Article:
I started this with zero metal working equipment and have spent a lot of money on all of this stuff, but more to go...and then get the thing built!

Thanks for the reminder. I need to get this project back on track.

Grimaldi 08-19-2009 10:33 AM

Re: Steel Dome Oven On A Trailer
 
Quote:

Originally Posted by Gromit (Post 62054)
That works out to about 50 bags of Refmix. I sure hope you can work out a bulk-buy discount.

50 bags???!!!! I was guessing more like about 5 bags or less. The dome is a 40" diameter hemisphere approximately 27" tall.

dmun 08-19-2009 01:22 PM

Re: Steel Dome Oven On A Trailer
 
The volume of 48" sphere is 57906 cu. in.
minus
the volume of 40" sphere, 33510 cu. in.
equals 24396 divided by two (hemisphere) equals 12198 cu. in.
divided by 1728 equals 7 cubic feet more or less.

I get fifteen sixty pound bags of concrete from this website:

Concrete Volume Calculator

Refmix comes in 22 pound bags so you would need 41 of them.

There may be cheaper castable refractories than refmix, which is, after all, a mortar not a castable. Still. Yikes.

pacoast 08-19-2009 04:02 PM

Re: Steel Dome Oven On A Trailer
 
Is the desire for 4" refractory a compensation for thermal properties of the steel? I'm asking because a lot of ovens, particularly those intended for pizza or live fire cooking have walls a lot closer to 2.5", which would save a lot of cost & weight. Usually only retained heat (bread) ovens would have walls of 4" or more.

.

dmun 08-19-2009 07:21 PM

Re: Steel Dome Oven On A Trailer
 
The steel doesn't retain heat, it transmits it. You need thermal mass, and if it were me, i'd use a thin layer of refractory blanket over the steel so it doesn't expand and break your masonry layer (metal has a much higher co-efficient of expansion than masonry) There's a quarter inch refractory blanket that the masonry heater guys use between the core and the outer layer because of the same problem.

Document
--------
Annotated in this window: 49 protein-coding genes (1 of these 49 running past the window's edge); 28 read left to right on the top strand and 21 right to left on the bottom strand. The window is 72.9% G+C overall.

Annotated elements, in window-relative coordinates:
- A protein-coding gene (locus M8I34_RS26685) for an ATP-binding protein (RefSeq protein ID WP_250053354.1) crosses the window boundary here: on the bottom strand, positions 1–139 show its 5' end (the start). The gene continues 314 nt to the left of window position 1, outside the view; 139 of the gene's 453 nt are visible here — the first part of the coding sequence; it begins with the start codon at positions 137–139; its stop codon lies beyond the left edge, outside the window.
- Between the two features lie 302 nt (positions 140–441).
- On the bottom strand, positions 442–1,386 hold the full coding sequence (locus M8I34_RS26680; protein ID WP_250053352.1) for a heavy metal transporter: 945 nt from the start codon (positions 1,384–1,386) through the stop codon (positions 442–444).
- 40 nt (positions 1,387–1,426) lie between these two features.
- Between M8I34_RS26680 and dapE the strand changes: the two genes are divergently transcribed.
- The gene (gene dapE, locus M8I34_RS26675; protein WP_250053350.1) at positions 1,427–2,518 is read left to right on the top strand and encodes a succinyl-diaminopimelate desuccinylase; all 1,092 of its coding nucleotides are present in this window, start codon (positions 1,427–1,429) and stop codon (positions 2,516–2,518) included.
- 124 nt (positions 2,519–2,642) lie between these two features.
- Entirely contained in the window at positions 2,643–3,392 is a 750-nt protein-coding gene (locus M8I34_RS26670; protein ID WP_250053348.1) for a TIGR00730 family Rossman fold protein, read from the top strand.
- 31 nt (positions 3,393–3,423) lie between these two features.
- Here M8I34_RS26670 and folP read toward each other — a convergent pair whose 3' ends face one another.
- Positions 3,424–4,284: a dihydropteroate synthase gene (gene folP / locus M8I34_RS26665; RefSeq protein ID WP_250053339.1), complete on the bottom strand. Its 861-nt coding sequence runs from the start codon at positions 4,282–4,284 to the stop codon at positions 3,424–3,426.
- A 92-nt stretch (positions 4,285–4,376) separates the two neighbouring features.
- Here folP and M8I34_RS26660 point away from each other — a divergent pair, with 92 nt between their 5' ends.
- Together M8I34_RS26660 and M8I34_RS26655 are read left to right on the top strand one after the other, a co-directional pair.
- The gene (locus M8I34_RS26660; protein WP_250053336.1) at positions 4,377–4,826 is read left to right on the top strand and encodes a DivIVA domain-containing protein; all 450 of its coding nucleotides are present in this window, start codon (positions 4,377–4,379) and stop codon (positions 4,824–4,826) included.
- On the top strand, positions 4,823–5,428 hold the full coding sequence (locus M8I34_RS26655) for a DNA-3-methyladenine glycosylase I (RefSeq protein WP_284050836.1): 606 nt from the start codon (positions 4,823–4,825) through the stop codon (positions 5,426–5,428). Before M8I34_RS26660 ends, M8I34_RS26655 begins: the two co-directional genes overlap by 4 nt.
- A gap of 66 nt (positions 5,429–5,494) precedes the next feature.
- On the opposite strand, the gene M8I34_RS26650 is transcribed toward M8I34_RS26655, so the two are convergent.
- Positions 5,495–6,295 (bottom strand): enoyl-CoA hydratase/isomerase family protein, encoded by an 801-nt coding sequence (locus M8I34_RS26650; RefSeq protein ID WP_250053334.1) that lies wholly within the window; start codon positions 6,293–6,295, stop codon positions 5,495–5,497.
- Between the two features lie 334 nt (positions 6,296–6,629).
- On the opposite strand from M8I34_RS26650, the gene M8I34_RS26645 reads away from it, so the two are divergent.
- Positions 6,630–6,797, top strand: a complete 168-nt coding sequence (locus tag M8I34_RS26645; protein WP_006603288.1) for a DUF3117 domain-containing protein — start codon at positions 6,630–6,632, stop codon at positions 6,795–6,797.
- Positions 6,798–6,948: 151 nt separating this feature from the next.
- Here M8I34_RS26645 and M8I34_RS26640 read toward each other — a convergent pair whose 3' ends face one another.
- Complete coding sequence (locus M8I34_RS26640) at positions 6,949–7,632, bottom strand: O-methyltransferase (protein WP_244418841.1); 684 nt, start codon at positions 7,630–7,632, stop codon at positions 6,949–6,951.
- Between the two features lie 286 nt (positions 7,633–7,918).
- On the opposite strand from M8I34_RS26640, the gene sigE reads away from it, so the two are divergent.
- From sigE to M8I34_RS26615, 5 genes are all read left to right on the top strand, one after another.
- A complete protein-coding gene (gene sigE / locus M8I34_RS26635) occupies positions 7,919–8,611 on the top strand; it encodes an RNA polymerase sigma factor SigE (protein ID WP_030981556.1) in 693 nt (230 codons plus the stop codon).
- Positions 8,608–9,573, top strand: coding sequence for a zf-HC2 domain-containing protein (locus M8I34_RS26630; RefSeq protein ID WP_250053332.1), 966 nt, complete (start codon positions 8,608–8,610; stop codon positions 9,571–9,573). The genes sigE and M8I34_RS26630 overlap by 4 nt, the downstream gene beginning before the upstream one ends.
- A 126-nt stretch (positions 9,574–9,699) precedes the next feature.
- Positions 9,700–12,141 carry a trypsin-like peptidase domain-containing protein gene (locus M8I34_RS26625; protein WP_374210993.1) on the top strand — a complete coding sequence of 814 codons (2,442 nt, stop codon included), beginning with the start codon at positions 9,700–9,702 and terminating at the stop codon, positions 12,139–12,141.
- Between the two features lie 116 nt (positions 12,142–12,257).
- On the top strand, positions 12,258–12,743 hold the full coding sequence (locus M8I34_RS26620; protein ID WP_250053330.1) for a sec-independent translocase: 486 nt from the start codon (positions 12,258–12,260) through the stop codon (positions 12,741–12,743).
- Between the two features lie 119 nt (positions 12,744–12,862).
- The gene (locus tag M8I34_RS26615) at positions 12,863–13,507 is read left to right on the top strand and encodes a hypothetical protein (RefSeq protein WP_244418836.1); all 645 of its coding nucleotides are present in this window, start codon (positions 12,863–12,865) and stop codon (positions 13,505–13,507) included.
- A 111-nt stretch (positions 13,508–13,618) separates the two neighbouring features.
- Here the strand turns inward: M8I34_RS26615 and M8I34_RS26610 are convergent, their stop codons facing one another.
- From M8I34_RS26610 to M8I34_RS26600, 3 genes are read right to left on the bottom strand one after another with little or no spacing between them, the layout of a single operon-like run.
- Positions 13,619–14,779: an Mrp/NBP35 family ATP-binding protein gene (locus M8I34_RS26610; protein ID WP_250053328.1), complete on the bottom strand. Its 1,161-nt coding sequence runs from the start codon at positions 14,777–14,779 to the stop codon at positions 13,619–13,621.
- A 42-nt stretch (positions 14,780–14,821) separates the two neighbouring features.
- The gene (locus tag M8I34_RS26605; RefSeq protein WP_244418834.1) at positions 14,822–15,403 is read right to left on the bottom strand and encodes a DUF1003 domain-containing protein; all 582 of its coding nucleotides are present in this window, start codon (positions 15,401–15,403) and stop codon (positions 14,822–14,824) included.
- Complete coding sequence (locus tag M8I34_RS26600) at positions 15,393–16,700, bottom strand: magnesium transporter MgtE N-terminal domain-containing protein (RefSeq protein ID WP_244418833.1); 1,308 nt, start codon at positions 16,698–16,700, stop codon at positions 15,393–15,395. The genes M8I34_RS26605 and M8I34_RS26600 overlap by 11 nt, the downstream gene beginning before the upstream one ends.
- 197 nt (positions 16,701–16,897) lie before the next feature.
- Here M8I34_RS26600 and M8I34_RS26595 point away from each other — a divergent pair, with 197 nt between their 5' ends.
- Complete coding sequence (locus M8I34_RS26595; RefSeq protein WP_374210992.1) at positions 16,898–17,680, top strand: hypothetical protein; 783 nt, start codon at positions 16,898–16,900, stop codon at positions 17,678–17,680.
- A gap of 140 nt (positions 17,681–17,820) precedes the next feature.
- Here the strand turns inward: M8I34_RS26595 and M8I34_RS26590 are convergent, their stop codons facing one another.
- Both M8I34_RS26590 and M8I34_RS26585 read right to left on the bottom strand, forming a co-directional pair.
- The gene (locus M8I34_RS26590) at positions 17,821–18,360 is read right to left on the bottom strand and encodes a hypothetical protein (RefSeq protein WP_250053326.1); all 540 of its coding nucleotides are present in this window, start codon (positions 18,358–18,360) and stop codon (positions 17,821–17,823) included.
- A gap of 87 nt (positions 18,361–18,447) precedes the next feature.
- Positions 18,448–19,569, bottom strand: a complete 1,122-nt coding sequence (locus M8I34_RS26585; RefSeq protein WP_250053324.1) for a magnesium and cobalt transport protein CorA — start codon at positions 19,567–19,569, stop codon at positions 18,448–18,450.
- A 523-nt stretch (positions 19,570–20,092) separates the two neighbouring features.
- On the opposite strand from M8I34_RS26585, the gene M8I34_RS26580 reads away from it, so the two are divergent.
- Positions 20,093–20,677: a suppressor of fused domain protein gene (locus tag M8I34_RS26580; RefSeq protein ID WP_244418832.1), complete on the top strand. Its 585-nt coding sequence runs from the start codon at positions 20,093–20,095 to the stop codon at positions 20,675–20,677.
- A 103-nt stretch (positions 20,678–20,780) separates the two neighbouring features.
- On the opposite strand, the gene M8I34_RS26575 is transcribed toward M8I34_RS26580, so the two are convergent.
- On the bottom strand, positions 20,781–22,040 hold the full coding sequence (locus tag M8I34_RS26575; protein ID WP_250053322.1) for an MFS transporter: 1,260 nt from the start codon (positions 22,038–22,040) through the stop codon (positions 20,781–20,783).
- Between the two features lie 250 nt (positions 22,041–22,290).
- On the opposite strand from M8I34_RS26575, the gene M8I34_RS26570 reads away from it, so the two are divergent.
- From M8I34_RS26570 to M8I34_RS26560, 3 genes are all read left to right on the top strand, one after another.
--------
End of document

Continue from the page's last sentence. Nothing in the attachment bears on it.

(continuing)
Pretty much every brick built oven (except mine) has a four inch wall thickness. You may not need it for thermal mass, but a thinner layer would be much more likely to break apart in a vibrational situation like a mobile oven. Modular ovens are 2.5 inches thick, it's true, but I think fired ceramic units are MUCH more strong than anything you are going to cast out of concrete.

pacoast 08-19-2009 10:04 PM

Re: Steel Dome Oven On A Trailer
 
Yes steel has a greater thermal flux density, hence the question about whether the thick walls were a compensation or not. The majority of brick ovens have 4" walls. But a lot of ovens, specifically mobile ones that use cast refractory or ceramic prefab have 2.5" walls & are generally regarded to work just fine. So it's a valid option to consider using 2.5" walls. If it suits the OP goals, it would save him a lot of time, money & weight.

.

Grimaldi 08-20-2009 09:10 AM

Re: Steel Dome Oven On A Trailer
 
Quote:

Originally Posted by dmun (Post 62076)
The volume of 48" sphere is 57906 cu. in.
minus
the volume of 40" sphere, 33510 cu. in.
equals 24396 divided by two (hemisphere) equals 12198 cu. in.
divided by 1728 equals 7 cubic feet more or less.

I get fifteen sixty pound bags of concrete from this website:

Concrete Volume Calculator

Refmix comes in 22 pound bags so you would need 41 of them.

There may be cheaper castable refractories than refmix, which is, after all, a mortar not a castable. Still. Yikes.

Thanks for the calculations...so 50 bags is not that far off after all. I'm going to need to rethink this aspect and come up with a cheaper alternative...I know there are homemade recipes for refractory using fireclay, I'll have to do some research on that.